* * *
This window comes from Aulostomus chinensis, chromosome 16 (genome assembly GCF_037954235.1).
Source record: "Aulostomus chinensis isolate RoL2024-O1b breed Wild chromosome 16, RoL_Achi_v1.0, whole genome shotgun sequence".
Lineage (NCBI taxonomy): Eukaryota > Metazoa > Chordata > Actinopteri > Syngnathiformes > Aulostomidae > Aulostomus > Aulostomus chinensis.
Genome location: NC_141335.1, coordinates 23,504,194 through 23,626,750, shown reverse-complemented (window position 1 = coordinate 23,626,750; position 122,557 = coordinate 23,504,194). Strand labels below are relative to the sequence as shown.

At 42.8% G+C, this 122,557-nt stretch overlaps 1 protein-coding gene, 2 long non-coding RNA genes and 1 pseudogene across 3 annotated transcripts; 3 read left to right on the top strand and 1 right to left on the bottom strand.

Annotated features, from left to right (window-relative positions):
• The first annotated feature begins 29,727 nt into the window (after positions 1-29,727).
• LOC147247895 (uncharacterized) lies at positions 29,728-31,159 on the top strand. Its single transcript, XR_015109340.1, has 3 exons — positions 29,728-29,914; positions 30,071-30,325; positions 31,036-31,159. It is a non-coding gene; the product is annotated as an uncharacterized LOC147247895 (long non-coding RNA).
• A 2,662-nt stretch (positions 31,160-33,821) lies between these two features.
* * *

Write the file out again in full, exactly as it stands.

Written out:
This window comes from Aulostomus chinensis, chromosome 16 (genome assembly GCF_037954235.1).
Source record: "Aulostomus chinensis isolate RoL2024-O1b breed Wild chromosome 16, RoL_Achi_v1.0, whole genome shotgun sequence".
Lineage (NCBI taxonomy): Eukaryota > Metazoa > Chordata > Actinopteri > Syngnathiformes > Aulostomidae > Aulostomus > Aulostomus chinensis.
Genome location: NC_141335.1, coordinates 23,504,194 through 23,626,750, shown reverse-complemented (window position 1 = coordinate 23,626,750; position 122,557 = coordinate 23,504,194). Strand labels below are relative to the sequence as shown.

At 42.8% G+C, this 122,557-nt stretch overlaps 1 protein-coding gene, 2 long non-coding RNA genes and 1 pseudogene across 3 annotated transcripts; 3 read left to right on the top strand and 1 right to left on the bottom strand.

Annotated features, from left to right (window-relative positions):
• The first annotated feature begins 29,727 nt into the window (after positions 1-29,727).
• LOC147247895 (uncharacterized) lies at positions 29,728-31,159 on the top strand. Its single transcript, XR_015109340.1, has 3 exons — positions 29,728-29,914; positions 30,071-30,325; positions 31,036-31,159. It is a non-coding gene; the product is annotated as an uncharacterized LOC147247895 (long non-coding RNA).
• A 2,662-nt stretch (positions 31,160-33,821) lies between these two features.